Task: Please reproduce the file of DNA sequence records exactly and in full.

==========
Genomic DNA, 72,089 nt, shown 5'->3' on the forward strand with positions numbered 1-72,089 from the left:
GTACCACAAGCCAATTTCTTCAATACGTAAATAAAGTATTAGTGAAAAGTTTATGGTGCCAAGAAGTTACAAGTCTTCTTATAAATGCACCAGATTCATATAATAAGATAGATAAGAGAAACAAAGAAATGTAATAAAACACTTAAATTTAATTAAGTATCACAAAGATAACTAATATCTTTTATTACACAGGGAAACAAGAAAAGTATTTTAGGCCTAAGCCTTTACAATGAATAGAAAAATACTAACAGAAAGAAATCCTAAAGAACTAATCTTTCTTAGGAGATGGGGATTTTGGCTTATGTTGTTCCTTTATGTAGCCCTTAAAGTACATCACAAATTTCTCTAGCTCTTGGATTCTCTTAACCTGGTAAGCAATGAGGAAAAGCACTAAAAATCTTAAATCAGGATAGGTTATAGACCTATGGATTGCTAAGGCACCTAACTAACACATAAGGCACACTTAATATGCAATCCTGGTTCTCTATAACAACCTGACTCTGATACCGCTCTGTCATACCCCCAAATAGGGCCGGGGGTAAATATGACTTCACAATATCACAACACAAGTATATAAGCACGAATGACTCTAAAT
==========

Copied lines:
Genomic DNA, 72,089 nt, shown 5'->3' on the forward strand with positions numbered 1-72,089 from the left:
GTACCACAAGCCAATTTCTTCAATACGTAAATAAAGTATTAGTGAAAAGTTTATGGTGCCAAGAAGTTACAAGTCTTCTTATAAATGCACCAGATTCATATAATAAGATAGATAAGAGAAACAAAGAAATGTAATAAAACACTTAAATTTAATTAAGTATCACAAAGATAACTAATATCTTTTATTACACAGGGAAACAAGAAAAGTATTTTAGGCCTAAGCCTTTACAATGAATAGAAAAATACTAACAGAAAGAAATCCTAAAGAACTAATCTTTCTTAGGAGATGGGGATTTTGGCTTATGTTGTTCCTTTATGTAGCCCTTAAAGTACATCACAAATTTCTCTAGCTCTTGGATTCTCTTAACCTGGTAAGCAATGAGGAAAAGCACTAAAAATCTTAAATCAGGATAGGTTATAGACCTATGGATTGCTAAGGCACCTAACTAACACATAAGGCACACTTAATATGCAATCCTGGTTCTCTATAACAACCTGACTCTGATACCGCTCTGTCATACCCCCAAATAGGGCCGGGGGTAAATATGACTTCACAATATCACAACACAAGTATATAAGCACGAATGACTCTAAAT